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J Asthma. 2001 Oct;38(7):521-30.

The use of ipratropium bromide for the management of acute asthma exacerbation in adults and children: a systematic review.

Author information

1
The Ottawa Hospital and The Ottawa Hospital Research Institute, University of Ottawa, Ontario, Canada. saaron@ogh.on.ca

Abstract

Ipratropium bromide is a quaternary anticholinergic bronchodilator that is commonly used to treat obstructive lung disease. Although ipratropium is not usually employed as a first-line bronchodilator to treat chronic asthma, it has been used extensively in hospital emergency departments as adjunctive therapy for the emergency treatment of acute asthma exacerbation. This review will summarize the physiological actions of ipratropium and the rationale for its use as an anticholinergic bronchodilator. Evidence available from randomized trials and from two meta-analyses is summarized to determine whether the addition of inhaled ipratropium to inhaled beta2-agonist therapy is effective in the treatment of acute asthma exacerbation in children and adults. Published reports of randomized, controlled trials assessing the use of ipratropium and concurrent beta2-agonists in adult acute asthma exacerbation were identified by a search of electronic databases, as well as by hand searching. Data from 10 studies of adult asthmatics, reporting on a total of 1377 patients, were pooled in a meta-analysis using a weighted-average method. Use of nebulized ipratropium/beta2-agonist combination therapy was associated with a pooled 7.3% improvement in forced expiratory volume in 1 sec [95% confidence interval (CI), 3.8-10.9%] and a 22.1% improvement in peak expiratory flow (95% CI, 11.0-33.2%) compared with patients who received beta2-agonist without ipratropium. For the three trials in adults reporting hospital admission data (n = 1064), adult patients receiving ipratropium had a relative risk of hospitalization of 0.80 (95% CI, 0.61-1.06). Similarly, randomized controlled studies of pediatric asthma exacerbation and a meta-analysis of pediatric asthma patients suggest that ipratropium added to beta2-agonists improves lung function and also decreases hospitalization rates, especially among children with severe exacerbations of asthma. The adult and pediatric studies did not report any severe adverse effects attributable to ipratropium when it was used in conjunction with beta2-agonists. In conclusion, there is a modest statistical improvement in airflow obstruction when ipratropium is used as an adjunctive to beta2-agonists for the treatment of acute asthma exacerbation. In pediatric asthma exacerbation, use of ipratropium also appears to improve clinical outcomes; however, this has not been definitively established in adults. It would seem reasonable to recommend the use of combination ipratropium/beta2-agonist therapy in acute asthmatic exacerbation, since the addition of ipratropium seems to provide physiological evidence of benefit without risk of adverse effects.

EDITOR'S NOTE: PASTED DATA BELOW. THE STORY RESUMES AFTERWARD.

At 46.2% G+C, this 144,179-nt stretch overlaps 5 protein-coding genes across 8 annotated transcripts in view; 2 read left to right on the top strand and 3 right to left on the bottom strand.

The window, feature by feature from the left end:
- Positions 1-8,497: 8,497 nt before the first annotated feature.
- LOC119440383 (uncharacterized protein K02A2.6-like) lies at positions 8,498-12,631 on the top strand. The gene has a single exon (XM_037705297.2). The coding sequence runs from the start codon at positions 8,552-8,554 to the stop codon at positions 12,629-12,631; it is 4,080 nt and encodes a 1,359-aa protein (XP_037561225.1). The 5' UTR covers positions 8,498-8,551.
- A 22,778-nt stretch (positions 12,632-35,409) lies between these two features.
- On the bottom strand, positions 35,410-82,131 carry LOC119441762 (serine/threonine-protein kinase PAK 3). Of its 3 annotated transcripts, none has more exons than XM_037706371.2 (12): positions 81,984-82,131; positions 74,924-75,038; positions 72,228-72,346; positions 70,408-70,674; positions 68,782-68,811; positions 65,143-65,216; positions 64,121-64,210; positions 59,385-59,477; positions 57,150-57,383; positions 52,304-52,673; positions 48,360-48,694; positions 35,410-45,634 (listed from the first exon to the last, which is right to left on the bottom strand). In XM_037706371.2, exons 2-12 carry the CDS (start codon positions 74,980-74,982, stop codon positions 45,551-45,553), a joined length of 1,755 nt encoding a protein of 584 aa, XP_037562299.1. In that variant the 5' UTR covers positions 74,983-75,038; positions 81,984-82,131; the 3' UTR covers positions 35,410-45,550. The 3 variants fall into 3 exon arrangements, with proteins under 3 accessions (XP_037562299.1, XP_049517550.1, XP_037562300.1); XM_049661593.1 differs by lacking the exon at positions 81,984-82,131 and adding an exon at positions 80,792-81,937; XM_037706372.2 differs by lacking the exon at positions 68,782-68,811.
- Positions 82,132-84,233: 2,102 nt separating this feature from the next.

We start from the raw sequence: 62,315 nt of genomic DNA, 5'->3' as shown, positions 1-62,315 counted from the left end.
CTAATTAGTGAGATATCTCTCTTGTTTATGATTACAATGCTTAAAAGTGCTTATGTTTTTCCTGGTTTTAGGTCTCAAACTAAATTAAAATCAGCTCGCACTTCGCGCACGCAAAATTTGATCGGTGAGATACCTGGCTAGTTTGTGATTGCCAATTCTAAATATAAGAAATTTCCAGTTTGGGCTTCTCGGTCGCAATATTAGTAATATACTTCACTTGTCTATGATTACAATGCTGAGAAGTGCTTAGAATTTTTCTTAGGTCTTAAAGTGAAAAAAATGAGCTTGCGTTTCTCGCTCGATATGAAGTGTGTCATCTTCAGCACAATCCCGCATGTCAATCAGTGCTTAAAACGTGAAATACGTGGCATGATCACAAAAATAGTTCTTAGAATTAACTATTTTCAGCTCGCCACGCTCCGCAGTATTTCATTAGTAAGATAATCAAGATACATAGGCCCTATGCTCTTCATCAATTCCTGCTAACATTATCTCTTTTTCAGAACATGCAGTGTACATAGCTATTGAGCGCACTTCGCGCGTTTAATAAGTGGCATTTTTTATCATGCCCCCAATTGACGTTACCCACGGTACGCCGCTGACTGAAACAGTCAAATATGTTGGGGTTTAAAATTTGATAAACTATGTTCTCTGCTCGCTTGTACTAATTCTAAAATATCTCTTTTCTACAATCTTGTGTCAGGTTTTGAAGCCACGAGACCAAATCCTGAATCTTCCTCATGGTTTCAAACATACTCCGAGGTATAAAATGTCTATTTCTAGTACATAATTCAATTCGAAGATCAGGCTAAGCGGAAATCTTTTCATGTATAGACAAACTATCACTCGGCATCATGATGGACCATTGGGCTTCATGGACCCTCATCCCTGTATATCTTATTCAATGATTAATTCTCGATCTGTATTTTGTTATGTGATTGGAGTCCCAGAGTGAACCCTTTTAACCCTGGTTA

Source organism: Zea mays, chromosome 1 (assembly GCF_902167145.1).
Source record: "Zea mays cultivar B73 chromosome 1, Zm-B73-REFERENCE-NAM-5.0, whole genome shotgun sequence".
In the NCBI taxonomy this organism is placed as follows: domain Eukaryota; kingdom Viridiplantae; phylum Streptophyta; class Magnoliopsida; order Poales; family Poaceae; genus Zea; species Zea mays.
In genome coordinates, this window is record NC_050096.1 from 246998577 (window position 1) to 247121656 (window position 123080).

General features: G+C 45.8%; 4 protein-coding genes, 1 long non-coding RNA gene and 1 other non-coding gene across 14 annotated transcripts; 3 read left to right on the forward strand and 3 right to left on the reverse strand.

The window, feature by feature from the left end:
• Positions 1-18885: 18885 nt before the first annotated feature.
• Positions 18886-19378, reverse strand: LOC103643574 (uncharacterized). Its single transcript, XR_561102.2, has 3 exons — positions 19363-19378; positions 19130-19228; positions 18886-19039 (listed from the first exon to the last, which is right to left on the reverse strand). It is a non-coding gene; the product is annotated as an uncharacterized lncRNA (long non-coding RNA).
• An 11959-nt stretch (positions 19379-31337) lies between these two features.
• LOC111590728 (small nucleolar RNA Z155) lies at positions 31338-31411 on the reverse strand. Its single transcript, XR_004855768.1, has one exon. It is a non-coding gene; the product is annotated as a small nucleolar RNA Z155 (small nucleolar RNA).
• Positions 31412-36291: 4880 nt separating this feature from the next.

PMID:
11714074
[Indexed for MEDLINE]

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